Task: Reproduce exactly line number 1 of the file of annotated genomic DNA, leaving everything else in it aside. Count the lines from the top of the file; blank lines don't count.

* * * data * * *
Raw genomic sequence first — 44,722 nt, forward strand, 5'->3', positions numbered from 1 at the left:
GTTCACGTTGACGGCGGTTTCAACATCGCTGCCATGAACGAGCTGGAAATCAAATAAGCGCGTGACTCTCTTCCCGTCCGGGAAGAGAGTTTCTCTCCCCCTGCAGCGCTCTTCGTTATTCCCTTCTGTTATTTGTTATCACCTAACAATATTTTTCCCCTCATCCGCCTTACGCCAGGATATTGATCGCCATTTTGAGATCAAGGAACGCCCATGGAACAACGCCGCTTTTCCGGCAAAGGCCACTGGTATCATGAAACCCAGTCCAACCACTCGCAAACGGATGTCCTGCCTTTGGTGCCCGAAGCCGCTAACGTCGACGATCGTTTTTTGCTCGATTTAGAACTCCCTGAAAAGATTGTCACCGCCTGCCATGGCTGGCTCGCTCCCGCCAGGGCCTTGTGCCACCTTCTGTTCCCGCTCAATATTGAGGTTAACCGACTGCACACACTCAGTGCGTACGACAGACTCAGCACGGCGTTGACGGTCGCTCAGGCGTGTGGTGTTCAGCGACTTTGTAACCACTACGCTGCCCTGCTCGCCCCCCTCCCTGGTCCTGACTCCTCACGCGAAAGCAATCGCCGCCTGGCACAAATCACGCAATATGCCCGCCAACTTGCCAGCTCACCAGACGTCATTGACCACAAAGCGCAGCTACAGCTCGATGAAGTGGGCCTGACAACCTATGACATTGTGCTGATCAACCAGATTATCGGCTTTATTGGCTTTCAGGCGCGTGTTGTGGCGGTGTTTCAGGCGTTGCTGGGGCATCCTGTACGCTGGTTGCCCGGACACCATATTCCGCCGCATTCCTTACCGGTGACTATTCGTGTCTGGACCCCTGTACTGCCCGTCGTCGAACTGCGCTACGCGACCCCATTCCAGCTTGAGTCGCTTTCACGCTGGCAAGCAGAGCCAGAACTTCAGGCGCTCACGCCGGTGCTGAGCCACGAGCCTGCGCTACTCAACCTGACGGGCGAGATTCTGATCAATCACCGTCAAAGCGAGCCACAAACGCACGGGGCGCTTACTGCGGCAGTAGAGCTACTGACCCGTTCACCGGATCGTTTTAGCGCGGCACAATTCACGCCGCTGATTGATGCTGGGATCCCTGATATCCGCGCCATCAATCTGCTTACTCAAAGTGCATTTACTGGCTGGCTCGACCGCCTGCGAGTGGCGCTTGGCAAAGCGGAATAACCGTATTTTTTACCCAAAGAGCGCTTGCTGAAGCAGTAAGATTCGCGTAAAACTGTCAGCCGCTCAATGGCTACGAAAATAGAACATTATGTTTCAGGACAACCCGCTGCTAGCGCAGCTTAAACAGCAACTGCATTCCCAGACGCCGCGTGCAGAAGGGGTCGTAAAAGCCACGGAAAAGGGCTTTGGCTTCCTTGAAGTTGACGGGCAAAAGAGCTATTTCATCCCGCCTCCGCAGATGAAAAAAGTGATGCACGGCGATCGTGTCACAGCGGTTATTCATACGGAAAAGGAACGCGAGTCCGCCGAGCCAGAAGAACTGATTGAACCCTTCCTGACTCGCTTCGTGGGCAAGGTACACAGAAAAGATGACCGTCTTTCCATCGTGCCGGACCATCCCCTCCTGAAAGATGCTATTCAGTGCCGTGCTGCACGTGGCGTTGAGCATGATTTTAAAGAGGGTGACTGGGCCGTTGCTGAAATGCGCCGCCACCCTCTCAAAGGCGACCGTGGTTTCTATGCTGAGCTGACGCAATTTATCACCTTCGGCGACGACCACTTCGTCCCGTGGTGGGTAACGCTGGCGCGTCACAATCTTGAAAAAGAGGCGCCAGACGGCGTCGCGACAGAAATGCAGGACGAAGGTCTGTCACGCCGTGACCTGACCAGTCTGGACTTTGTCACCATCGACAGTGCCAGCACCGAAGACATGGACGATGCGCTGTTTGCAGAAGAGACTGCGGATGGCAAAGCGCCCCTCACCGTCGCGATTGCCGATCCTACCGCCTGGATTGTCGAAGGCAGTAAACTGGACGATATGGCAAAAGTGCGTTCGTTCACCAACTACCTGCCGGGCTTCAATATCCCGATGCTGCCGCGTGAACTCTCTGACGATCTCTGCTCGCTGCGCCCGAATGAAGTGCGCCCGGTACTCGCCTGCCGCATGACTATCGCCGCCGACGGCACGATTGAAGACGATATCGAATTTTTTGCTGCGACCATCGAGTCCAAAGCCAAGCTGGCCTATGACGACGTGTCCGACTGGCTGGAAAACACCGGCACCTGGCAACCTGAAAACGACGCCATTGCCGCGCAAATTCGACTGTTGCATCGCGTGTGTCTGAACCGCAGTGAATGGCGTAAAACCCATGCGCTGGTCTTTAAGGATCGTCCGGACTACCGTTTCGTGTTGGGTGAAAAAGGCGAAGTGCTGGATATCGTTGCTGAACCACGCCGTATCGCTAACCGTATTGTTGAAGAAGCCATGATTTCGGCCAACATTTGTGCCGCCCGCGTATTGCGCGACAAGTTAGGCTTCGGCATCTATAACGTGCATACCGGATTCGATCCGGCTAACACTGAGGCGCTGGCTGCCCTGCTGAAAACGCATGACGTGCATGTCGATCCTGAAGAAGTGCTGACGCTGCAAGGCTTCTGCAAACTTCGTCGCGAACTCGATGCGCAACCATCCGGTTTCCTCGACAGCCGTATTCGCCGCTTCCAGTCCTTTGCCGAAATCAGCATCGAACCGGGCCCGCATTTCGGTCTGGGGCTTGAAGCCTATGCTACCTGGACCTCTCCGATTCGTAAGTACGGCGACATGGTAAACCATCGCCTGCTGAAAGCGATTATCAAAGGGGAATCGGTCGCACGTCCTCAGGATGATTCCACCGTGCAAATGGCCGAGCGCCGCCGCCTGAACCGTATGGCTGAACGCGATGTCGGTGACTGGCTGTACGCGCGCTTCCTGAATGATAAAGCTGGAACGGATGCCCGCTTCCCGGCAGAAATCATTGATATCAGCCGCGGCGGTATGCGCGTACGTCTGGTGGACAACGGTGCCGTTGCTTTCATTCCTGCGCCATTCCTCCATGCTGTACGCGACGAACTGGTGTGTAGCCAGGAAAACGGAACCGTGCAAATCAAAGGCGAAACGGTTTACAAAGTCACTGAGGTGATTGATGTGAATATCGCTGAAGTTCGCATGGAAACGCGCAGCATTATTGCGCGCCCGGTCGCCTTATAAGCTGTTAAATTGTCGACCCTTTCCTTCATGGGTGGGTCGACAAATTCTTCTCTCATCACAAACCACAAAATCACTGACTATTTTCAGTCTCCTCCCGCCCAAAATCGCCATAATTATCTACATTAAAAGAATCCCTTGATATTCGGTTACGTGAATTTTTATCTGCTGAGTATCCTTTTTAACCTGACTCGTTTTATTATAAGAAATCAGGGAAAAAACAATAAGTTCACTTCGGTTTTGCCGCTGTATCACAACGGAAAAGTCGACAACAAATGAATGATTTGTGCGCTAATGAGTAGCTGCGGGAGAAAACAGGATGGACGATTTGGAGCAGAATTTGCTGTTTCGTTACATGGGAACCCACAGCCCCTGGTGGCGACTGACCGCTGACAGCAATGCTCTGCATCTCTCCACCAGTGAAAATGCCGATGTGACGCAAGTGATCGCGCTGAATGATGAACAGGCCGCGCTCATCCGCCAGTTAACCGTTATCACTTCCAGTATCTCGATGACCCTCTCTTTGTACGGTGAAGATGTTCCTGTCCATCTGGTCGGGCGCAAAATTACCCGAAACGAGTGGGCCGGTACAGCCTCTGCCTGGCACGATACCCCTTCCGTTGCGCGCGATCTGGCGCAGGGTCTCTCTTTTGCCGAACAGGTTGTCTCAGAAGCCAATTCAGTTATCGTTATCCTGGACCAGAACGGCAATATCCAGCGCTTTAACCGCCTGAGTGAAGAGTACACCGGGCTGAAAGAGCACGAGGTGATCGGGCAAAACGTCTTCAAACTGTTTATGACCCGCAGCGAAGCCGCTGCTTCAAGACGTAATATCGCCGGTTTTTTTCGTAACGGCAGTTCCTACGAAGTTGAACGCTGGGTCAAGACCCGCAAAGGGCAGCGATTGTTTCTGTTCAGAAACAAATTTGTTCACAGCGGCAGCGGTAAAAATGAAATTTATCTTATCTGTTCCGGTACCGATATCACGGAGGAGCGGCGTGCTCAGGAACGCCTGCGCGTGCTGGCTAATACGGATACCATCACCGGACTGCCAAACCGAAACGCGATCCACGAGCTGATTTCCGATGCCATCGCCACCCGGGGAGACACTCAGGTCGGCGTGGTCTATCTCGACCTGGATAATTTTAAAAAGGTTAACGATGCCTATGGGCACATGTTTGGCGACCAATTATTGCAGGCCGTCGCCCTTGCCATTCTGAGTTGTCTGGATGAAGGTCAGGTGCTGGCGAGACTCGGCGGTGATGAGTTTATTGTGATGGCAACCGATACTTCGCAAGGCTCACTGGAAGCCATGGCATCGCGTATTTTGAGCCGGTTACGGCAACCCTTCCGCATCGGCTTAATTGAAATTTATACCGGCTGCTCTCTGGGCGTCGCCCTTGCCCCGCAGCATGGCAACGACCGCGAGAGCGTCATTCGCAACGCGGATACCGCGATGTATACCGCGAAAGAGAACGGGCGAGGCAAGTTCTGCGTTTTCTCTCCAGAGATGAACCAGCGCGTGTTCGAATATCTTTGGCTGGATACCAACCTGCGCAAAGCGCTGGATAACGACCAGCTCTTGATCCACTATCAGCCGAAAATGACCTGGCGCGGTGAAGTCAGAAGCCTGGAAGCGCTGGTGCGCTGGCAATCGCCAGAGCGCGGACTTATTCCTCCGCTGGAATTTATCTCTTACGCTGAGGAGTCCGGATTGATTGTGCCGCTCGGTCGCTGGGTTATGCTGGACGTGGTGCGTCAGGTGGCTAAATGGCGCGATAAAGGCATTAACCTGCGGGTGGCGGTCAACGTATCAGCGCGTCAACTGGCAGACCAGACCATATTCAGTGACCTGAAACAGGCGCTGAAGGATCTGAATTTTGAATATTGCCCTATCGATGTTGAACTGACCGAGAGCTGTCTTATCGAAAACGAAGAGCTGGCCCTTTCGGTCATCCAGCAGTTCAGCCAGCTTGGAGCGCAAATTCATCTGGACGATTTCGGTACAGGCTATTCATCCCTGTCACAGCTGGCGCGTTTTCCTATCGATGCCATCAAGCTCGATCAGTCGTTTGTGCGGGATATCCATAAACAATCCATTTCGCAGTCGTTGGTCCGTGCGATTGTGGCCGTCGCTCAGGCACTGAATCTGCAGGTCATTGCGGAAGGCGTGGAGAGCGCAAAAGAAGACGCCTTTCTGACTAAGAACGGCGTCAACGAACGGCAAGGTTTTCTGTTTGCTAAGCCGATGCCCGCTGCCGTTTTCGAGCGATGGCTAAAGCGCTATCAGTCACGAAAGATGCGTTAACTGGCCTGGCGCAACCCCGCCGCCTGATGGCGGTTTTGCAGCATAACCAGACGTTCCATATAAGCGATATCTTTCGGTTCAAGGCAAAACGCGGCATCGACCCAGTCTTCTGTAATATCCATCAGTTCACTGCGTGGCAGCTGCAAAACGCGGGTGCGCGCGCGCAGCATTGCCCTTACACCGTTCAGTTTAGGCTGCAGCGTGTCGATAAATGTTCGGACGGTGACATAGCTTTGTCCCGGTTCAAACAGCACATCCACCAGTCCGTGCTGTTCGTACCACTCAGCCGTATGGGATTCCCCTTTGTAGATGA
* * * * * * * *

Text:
Raw genomic sequence first — 44,722 nt, forward strand, 5'->3', positions numbered from 1 at the left: